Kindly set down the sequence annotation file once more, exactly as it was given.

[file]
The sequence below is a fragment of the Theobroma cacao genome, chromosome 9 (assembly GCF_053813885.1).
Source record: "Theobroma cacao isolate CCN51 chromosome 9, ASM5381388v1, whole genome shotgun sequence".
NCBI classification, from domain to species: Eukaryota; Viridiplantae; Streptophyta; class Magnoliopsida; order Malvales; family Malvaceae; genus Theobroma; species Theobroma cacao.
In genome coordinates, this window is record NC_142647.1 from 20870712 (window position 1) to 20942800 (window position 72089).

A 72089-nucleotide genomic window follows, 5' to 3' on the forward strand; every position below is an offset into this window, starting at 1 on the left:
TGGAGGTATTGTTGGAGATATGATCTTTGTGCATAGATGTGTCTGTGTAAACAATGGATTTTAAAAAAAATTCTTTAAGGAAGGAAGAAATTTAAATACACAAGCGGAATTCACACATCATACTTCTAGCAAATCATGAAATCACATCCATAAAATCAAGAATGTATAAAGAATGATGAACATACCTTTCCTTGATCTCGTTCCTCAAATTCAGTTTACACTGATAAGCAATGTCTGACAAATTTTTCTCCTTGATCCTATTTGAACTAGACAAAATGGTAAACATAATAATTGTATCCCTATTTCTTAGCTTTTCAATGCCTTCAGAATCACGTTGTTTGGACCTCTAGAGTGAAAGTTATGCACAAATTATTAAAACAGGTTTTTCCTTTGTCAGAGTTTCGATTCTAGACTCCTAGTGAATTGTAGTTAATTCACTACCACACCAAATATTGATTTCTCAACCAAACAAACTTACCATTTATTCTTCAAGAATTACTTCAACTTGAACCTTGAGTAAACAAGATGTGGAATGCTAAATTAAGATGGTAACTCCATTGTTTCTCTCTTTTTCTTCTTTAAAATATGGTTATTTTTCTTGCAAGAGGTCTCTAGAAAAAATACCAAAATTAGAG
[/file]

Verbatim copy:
The sequence below is a fragment of the Theobroma cacao genome, chromosome 9 (assembly GCF_053813885.1).
Source record: "Theobroma cacao isolate CCN51 chromosome 9, ASM5381388v1, whole genome shotgun sequence".
NCBI classification, from domain to species: Eukaryota; Viridiplantae; Streptophyta; class Magnoliopsida; order Malvales; family Malvaceae; genus Theobroma; species Theobroma cacao.
In genome coordinates, this window is record NC_142647.1 from 20870712 (window position 1) to 20942800 (window position 72089).

A 72089-nucleotide genomic window follows, 5' to 3' on the forward strand; every position below is an offset into this window, starting at 1 on the left:
TGGAGGTATTGTTGGAGATATGATCTTTGTGCATAGATGTGTCTGTGTAAACAATGGATTTTAAAAAAAATTCTTTAAGGAAGGAAGAAATTTAAATACACAAGCGGAATTCACACATCATACTTCTAGCAAATCATGAAATCACATCCATAAAATCAAGAATGTATAAAGAATGATGAACATACCTTTCCTTGATCTCGTTCCTCAAATTCAGTTTACACTGATAAGCAATGTCTGACAAATTTTTCTCCTTGATCCTATTTGAACTAGACAAAATGGTAAACATAATAATTGTATCCCTATTTCTTAGCTTTTCAATGCCTTCAGAATCACGTTGTTTGGACCTCTAGAGTGAAAGTTATGCACAAATTATTAAAACAGGTTTTTCCTTTGTCAGAGTTTCGATTCTAGACTCCTAGTGAATTGTAGTTAATTCACTACCACACCAAATATTGATTTCTCAACCAAACAAACTTACCATTTATTCTTCAAGAATTACTTCAACTTGAACCTTGAGTAAACAAGATGTGGAATGCTAAATTAAGATGGTAACTCCATTGTTTCTCTCTTTTTCTTCTTTAAAATATGGTTATTTTTCTTGCAAGAGGTCTCTAGAAAAAATACCAAAATTAGAG